Pre-production is the vital stage where we work out all the logistics involved in shooting your video. This will include sorting out the location(s), casting actors and hiring of key personnel (known as “the crew”) who are going to make the video. This can be a little daunting at first but with the right approach, solid pre-production will help ensure a smooth and steady shoot right from day one.
Create A Shooting Script
Now that script development has been completed and the final draft approved, we will now turn it into a shooting script. Re-written with specific regard to the actual mechanics of how the video will be made, your script’s scenes will be broken down into shots (or “setups”) to help the director, DOP and camera crew realise the script’s vision.
Update the Storyboards
A visual representation of the shooting script, the storyboard’s cartoon-like representations of each setup will be updated to reflect any changes made in the shooting script/pre-production.
A vital reference for the entire production, your storyboard will show exactly what each shot will look like.
Finding the Right Crew
Depending on the scale and ambition of your production, you may need a large crew and just a small one. By following the previous steps in accurately scripting out what has to happen in each part of the video, it will be relatively easy to identify what specialist skills/crew are needed to successfully achieve each setup/shot.
Depending on the setting of your script, it will be important to lock down access to any key locations quickly, so any permits or permissions can be finalised ahead of shooting. On smaller productions, location scouting can be done either with the director, producer and DOP or by hiring a specialised ‘Location Manager’ for larger shoots, who will then scout out suitable locations close to the production.
Once you’ve got your locations locked down, there will be a second visit with the director and key members of the crew (i.e. DOP, Lighting, Sound and Art Departments – if applicable) to go through exactly how each shot will be done and what will be required to realise each of them. This includes the look of the scene, how the actors will move and how the camera will ideally capture the action.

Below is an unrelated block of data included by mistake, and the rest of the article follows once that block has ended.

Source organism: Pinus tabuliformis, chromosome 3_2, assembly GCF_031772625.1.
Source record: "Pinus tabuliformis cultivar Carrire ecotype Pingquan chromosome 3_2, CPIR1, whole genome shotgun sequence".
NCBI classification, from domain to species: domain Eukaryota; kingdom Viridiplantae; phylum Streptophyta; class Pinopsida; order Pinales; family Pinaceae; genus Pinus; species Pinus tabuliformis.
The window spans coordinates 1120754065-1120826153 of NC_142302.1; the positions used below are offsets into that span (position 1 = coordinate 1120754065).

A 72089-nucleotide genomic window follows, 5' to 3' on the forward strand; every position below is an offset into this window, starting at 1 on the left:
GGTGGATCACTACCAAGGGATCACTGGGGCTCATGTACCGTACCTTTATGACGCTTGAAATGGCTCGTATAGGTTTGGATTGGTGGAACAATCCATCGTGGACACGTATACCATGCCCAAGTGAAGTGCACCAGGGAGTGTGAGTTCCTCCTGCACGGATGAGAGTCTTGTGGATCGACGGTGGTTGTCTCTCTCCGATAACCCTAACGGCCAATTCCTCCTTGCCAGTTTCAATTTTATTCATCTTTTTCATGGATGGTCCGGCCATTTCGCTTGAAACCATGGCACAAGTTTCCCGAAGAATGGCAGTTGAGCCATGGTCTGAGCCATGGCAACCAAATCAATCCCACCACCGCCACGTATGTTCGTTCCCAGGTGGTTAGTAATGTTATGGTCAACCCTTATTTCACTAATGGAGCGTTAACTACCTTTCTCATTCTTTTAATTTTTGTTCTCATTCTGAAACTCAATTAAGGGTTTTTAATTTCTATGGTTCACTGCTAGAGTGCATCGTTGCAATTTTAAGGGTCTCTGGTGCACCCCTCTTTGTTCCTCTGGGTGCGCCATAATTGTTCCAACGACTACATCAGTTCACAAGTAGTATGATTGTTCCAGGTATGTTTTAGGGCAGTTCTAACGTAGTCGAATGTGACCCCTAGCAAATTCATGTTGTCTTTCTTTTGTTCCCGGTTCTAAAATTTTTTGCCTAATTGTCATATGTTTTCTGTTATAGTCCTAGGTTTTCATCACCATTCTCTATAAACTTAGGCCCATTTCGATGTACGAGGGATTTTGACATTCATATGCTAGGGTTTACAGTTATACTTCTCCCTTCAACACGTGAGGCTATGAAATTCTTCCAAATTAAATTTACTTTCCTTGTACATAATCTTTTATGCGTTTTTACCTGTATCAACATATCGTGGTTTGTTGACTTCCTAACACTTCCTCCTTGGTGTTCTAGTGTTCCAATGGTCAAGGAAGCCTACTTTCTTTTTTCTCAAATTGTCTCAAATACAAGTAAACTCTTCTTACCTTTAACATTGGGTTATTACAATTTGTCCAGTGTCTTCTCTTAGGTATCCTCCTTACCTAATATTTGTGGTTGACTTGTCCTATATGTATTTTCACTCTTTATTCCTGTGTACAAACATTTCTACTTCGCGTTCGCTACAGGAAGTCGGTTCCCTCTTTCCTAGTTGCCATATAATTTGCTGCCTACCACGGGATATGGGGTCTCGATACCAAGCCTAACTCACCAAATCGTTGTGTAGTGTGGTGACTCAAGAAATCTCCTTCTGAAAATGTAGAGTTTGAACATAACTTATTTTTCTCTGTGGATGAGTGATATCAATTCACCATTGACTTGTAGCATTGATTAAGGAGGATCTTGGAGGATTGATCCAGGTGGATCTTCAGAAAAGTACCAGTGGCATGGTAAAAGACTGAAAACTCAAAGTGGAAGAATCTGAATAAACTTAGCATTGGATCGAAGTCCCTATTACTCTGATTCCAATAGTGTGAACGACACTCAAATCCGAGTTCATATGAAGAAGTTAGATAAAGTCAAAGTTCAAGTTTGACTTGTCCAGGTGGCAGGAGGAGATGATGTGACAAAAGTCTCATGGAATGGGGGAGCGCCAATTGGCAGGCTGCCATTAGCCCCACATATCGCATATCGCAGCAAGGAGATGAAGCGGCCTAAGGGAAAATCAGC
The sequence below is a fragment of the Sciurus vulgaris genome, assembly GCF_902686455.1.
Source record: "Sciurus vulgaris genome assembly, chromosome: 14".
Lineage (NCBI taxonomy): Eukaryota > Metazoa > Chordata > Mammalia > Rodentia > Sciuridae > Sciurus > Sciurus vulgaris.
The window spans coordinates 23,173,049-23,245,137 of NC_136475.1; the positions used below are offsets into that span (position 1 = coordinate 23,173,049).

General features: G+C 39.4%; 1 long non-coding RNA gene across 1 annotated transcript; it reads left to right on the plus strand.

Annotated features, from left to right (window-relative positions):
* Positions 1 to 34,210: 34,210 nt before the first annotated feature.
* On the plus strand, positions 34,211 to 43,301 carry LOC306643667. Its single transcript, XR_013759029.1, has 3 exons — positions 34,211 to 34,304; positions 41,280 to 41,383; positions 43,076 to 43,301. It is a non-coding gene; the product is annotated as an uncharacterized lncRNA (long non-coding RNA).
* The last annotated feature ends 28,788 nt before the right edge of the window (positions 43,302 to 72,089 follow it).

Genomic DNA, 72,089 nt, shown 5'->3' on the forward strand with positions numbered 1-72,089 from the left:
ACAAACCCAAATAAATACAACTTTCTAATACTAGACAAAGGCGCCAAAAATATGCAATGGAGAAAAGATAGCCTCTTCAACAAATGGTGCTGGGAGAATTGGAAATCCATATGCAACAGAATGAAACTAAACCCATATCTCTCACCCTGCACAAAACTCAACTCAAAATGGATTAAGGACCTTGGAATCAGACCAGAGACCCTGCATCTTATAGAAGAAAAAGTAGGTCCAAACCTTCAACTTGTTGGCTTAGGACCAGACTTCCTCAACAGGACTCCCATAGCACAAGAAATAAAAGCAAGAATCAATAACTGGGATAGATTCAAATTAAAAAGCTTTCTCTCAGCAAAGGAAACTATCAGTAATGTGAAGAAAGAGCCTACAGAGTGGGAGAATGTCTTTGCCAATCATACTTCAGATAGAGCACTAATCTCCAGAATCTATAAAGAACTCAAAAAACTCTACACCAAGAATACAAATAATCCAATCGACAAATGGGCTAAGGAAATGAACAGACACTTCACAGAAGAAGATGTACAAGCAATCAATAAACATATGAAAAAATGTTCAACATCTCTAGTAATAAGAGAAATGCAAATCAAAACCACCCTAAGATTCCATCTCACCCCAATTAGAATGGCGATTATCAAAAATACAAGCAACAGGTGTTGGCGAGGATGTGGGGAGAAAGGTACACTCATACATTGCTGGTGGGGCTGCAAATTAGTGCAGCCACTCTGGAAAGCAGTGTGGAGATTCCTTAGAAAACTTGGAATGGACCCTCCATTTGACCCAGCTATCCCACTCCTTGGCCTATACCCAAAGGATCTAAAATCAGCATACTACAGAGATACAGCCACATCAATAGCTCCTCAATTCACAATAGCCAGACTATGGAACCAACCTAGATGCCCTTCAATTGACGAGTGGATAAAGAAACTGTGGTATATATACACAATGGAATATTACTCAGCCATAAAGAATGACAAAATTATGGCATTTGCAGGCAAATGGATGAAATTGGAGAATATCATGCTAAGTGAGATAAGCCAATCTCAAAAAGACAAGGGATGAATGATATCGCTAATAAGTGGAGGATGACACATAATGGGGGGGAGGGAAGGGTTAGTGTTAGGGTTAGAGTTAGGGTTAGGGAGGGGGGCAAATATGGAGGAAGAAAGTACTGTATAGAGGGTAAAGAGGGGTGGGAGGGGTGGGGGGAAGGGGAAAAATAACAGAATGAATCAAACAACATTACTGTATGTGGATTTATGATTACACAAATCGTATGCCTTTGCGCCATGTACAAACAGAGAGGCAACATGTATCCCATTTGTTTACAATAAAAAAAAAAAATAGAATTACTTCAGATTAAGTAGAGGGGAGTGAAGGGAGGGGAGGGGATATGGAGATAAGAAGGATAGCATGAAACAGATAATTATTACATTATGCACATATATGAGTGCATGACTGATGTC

This is where having a photographer attached to pre-production is useful to mimic each angle with photographs of the location and help arrive at a final shot list for the shoot.
Scheduling and Budgeting
Based on the final shot list, the 1st AD will draw up a schedule detailing what will be done during each day of the shoot. Using this schedule, the producer can start to create a budget to ensure that everything is covered and the actual numbers match with the project’s ambition.
So, now that we have a schedule and a production budget in place, we now need some actors. Starting the auditioning process as soon as possible will avoid problems later on, by giving yourself the most time possible to find that perfect cast to bring your story to life. Depending on your production’s budget, this might call for the talents of a dedicated casting director who will interview all of the prospective actors. Remember…
Getting The Right Equipment
Depending on how your video will be shot will determine what equipment is needed. Being to able scale production from 1080p HD to 4K and beyond, we already have the cameras and optics in place to realise your vision.
However, if as a result of the technical scouting the production needs seething extra, we can rent in whatever specialist equipment is needed. As part of our on-going relationships with rental houses, we can figure exactly what extra items you might need and help your budget go further.
Once all the scouting trips or “recce’s” have been done, it’s time to build any sets and source any key products or furniture that is going to be featured in your story. The production designer who heads up the ‘Art Department’ will run this. Overseeing the production and sourcing of any set pieces (or “props”), they will arrange for everything that needs to be purchased, such as plants, furniture, and props. The costume designer will do the same.
Permits and Insurance
When we have the locations locked down and the equipment in place, it’s time to make sure all the paperwork is in order. This will take the form of either permits or contracts with location owners, city councils (so that we can shoot in particular streets or venues). Equipment insurance is usually built-in to the rental agreement, however, if this is to be a large, ambitious production then we can help with organising production insurance
Quite often, whilst the red tape is being cut, the director will be rehearsing with the cast. This will start with simple read-throughs of the script, leading to active rehearsals so that when the actors arrive on set, they know exactly what to do. On smaller, corporate shoots with interviews, this will involve simple coaching in what is needed with more thorough time for rehearsals available if necessary.